What USL's first CBA means for players and clubs
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What USL's first CBA means for players and clubs
by Jonathan Rest

Historic pact gives the United Soccer League stability in lead-up to 2026 FIFA World Cup across North America, but what exactly does it mean for football's stakeholders?

This agreement provides a foundation upon which we can continue to improve the player experience on and off the field. We thank the USLPA leadership, and all our players, for their vision, hard work and collaboration throughout this process. We also commend our Labor Committee for its essential role in helping us reach this achievement.
Jake Edwards
President, United Soccer League

At the end of October, the USL and United Soccer League Players Association (USLPA) ratified the USL Championship’s first CBA, the first of its kind for a professional second division men’s league within the CONCACAF region.

 

The five-year CBA increases the overall investment in players and establishes a minimum compensation structure, new standards for player contracts, per diem rates and appearances. It also includes new requirements for working and living conditions and a new set of grievance procedures.

 

Here are some key takeaways from the agreement:

 

Longer minimum contracts

 

This season, players’ contract lengths range from just seven months to a full-year term, depending on the club. From 2022, while teams will be encouraged to continue to offer 12-month contracts, the CBA stipulates a minimum contract length of 10 months, giving players more financial stability.

 

Free agency

 

Players have retained free agency rights for all, with no waiver mechanisms and no restricted free agency. This means USL players will continue to be able to move clubs at the end of their deals without hurdles.

 

Contract terms

 

The CBA provides a framework for clubs to structure options in contracts. For example, a player contract will not be able to include more than two options adding to a total of three years.

 

The maximum length of a contract will be six years, giving clubs the ability to tie down key players to long-term deals and protect transfer values. Long-term planning can be enforced, particularly with the 2026 World Cup in USA, Mexico and Canada on the horizon, which will heighten the commercial appeal of the USL.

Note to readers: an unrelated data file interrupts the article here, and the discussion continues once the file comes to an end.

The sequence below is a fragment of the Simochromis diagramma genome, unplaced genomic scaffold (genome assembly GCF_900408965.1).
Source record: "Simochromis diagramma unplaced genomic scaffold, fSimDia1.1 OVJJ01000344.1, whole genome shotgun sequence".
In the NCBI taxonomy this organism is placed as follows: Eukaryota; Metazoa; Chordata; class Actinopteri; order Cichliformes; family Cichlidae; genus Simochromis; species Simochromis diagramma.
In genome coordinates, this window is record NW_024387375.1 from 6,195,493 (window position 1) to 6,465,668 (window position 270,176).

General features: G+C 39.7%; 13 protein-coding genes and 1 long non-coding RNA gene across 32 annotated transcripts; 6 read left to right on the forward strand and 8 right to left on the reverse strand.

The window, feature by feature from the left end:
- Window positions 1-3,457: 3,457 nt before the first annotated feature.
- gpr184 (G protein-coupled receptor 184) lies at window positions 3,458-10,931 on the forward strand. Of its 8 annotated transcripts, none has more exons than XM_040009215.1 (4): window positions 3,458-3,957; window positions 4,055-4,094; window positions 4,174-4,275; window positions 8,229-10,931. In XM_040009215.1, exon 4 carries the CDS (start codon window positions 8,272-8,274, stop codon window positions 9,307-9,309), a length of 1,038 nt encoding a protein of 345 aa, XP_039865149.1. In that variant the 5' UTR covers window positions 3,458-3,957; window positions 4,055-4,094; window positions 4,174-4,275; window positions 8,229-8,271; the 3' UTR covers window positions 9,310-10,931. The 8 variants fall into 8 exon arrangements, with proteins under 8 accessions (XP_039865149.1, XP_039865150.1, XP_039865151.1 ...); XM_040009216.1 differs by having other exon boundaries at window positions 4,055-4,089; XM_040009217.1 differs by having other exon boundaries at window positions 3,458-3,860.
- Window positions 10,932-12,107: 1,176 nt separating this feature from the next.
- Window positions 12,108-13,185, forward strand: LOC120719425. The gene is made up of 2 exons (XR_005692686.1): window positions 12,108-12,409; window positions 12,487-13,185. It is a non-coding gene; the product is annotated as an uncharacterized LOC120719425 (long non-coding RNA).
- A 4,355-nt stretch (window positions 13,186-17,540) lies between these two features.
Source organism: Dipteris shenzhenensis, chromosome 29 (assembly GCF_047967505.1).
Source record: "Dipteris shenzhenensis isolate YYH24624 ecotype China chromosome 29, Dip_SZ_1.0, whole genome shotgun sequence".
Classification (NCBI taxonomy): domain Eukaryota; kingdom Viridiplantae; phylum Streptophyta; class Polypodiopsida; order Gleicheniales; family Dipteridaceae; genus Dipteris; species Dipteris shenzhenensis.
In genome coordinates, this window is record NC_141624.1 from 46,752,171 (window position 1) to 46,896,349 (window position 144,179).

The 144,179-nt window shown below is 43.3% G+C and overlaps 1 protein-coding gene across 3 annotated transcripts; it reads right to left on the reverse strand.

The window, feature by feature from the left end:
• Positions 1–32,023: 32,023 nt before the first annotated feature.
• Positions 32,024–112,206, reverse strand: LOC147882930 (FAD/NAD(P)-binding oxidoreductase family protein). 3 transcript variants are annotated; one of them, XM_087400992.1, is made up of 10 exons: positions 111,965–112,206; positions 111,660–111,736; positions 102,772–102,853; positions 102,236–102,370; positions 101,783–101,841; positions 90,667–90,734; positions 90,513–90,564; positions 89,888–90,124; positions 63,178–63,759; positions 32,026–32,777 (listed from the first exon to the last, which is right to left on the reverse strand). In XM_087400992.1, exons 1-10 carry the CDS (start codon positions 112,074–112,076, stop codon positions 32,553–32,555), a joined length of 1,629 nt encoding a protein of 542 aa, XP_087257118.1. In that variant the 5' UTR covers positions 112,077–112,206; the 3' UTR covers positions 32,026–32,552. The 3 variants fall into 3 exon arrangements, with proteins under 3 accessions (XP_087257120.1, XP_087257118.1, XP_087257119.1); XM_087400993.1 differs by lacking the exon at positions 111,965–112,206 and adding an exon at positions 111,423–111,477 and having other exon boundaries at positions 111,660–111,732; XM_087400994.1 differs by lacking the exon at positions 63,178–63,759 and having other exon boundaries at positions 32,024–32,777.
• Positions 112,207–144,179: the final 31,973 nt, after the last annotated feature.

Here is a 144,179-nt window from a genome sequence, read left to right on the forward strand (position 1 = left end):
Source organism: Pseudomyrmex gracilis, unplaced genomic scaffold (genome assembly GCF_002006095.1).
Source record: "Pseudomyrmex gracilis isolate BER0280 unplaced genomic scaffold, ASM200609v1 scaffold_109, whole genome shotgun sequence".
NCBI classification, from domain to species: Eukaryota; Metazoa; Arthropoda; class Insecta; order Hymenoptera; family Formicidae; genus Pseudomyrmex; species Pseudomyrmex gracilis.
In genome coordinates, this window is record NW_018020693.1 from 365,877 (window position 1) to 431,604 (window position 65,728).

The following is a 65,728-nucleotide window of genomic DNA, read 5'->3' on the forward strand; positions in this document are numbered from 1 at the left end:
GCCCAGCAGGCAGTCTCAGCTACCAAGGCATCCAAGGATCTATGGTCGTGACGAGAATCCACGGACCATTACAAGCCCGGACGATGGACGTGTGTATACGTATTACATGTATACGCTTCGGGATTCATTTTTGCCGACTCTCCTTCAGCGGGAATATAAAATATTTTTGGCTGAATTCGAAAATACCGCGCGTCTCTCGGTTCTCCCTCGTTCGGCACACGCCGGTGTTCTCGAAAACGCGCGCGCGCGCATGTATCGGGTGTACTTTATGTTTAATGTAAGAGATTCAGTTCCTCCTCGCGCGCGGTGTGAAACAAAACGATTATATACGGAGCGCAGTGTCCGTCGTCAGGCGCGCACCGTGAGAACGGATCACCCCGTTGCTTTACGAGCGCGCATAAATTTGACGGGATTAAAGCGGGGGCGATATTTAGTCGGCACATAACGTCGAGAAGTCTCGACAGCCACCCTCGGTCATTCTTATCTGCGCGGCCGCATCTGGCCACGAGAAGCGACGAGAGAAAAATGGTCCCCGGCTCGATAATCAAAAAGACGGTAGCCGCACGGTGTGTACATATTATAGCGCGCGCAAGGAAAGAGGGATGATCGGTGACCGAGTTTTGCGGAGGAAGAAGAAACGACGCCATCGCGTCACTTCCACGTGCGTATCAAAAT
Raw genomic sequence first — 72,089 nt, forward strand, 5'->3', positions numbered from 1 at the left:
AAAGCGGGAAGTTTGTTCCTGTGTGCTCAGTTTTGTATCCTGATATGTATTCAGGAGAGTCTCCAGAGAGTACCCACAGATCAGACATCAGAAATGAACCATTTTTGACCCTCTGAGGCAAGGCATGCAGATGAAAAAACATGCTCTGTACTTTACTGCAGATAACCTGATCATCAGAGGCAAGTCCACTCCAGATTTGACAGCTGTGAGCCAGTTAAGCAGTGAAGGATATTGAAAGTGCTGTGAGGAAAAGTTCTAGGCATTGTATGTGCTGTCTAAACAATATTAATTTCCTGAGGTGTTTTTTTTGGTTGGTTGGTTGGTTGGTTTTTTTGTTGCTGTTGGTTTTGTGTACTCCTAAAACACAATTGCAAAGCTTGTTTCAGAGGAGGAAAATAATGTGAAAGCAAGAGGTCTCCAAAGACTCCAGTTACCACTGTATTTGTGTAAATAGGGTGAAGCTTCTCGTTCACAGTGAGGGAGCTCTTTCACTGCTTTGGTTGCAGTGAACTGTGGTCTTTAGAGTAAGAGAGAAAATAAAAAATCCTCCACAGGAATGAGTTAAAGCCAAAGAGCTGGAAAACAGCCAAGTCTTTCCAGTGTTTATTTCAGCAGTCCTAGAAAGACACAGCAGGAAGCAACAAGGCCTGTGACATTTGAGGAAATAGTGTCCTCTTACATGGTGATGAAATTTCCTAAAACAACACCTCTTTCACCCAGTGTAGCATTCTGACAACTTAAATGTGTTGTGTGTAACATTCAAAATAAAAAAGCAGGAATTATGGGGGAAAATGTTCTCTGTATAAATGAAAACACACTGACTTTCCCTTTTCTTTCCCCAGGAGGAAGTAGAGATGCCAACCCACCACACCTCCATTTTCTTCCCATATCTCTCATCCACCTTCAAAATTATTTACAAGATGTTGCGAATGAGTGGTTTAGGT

Salary cap?

 

The CBA gives the USL the option to establish rules to implement a ceiling for clubs’ spending on salaries, health benefits, per diem, housing and agent’s fees. It sets a minimum value for any spending caps for each of the next four seasons, starting with $1.88 million in 2022 and increasing to $2.25 million in 2025. Could such a barrier impact significant investment in playing squads?

 

Buy-out

 

The CBA allows teams to buy out a player’s contract for a minimum of 50% of their base salary across the remainder of their deal (players who would not yet be 20 years old on November 30 of that season will not be eligible for a buyout). Clubs can only buy out two players in one season, and no more than three over any two consecutive seasons.

 

View from the deal makers

 

USL President Jake Edwards said: “This agreement provides a foundation upon which we can continue to improve the player experience on and off the field. We thank the USLPA leadership, and all our players, for their vision, hard work and collaboration throughout this process. We also commend our Labor Committee for its essential role in helping us reach this achievement.”

 

USLPA Executive Committee members Tom Heinemann, Trey Mitchell, and Connor Tobin added: “The ratification of this agreement is another historic moment for the USL Championship and our players. We are grateful to each player for their steadfast commitment to this long process and their unwavering desire to better the sport for the next generation.”

 

In June, the USL hired Englishman Mark Cartwright as its first Sporting Director, tasked with overseeing player development, as well as coaching and club education.

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